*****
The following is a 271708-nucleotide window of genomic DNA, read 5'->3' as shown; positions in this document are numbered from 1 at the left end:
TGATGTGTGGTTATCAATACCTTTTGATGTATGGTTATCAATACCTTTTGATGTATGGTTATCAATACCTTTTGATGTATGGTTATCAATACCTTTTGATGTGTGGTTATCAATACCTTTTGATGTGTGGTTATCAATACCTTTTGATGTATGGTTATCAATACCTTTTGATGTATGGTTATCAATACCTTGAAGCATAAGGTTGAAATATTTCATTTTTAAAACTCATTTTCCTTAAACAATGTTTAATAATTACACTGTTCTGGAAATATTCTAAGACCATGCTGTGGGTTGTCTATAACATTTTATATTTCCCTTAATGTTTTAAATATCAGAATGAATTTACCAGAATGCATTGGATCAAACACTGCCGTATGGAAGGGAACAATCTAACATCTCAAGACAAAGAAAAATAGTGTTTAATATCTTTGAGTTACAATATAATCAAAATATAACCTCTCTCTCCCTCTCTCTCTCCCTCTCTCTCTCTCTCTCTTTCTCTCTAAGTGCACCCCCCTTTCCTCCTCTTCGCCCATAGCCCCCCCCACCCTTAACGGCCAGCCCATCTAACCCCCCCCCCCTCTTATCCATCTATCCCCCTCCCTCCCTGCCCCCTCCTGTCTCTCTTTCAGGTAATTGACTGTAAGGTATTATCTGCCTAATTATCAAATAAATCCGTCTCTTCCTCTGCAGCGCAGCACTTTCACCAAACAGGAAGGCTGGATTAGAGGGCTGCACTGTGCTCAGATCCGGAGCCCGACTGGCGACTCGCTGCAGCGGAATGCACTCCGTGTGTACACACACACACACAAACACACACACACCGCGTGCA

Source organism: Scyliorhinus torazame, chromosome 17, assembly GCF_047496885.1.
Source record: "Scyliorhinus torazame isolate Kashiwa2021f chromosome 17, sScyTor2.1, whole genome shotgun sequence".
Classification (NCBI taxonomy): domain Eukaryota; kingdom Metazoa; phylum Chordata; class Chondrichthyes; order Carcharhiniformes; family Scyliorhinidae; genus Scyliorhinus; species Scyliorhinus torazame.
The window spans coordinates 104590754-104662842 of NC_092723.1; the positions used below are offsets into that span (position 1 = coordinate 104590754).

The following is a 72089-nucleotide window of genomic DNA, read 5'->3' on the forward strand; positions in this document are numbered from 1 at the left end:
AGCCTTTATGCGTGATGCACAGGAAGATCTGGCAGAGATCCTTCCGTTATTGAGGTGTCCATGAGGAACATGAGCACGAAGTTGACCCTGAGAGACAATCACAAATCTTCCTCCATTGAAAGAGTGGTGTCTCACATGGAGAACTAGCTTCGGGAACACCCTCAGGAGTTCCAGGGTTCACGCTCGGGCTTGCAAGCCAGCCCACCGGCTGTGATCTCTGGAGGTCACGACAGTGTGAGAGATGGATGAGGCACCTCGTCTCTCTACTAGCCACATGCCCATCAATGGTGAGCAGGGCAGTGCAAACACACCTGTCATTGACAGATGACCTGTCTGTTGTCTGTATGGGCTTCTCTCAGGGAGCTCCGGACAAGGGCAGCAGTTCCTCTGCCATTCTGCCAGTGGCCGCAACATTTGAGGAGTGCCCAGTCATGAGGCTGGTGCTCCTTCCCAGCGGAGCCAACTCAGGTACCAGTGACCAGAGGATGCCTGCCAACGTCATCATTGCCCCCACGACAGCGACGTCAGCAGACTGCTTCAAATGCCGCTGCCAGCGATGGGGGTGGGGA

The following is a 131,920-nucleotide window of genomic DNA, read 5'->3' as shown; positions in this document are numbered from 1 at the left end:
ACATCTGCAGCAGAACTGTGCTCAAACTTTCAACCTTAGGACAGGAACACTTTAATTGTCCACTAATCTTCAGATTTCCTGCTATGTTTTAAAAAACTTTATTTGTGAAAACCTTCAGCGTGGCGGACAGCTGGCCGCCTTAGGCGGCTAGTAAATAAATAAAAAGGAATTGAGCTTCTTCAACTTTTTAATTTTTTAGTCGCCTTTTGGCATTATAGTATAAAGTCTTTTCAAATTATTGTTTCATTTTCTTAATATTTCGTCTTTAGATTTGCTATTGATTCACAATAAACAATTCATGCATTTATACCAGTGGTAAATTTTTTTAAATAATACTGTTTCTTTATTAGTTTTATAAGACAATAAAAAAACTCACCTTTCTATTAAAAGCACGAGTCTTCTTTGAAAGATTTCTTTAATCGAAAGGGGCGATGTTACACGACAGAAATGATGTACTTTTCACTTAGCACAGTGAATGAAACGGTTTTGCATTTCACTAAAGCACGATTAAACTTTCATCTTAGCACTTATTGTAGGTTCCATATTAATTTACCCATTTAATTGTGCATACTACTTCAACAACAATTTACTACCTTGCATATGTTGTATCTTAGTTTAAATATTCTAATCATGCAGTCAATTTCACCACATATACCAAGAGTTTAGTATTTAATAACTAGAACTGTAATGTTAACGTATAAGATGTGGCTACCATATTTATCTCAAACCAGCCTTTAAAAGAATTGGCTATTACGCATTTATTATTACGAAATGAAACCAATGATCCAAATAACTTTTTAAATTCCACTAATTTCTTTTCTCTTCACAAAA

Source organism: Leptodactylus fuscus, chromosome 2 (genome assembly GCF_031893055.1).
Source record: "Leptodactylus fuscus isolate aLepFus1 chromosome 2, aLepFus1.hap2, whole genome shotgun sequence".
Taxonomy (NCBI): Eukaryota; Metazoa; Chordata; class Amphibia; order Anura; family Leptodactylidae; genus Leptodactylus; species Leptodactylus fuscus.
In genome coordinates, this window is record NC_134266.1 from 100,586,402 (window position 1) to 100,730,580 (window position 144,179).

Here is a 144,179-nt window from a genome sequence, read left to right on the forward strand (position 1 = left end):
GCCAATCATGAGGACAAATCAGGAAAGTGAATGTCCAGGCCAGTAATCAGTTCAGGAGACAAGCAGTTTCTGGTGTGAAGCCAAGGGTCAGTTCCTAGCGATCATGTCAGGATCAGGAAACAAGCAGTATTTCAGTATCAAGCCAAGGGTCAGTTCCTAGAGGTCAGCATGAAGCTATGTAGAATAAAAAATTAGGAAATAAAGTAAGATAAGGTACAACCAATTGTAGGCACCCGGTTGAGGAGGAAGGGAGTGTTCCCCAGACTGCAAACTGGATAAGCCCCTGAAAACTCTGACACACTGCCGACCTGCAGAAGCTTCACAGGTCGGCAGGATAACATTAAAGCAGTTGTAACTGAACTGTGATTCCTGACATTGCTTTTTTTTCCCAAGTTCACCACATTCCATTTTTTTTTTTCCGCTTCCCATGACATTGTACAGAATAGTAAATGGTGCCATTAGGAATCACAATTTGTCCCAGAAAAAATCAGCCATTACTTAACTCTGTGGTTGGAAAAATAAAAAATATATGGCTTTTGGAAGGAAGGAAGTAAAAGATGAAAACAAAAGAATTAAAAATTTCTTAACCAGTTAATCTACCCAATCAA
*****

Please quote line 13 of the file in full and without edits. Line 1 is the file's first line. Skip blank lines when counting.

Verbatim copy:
Taxonomy (NCBI): Eukaryota; Metazoa; Chordata; class Amphibia; order Anura; family Leptodactylidae; genus Leptodactylus; species Leptodactylus fuscus.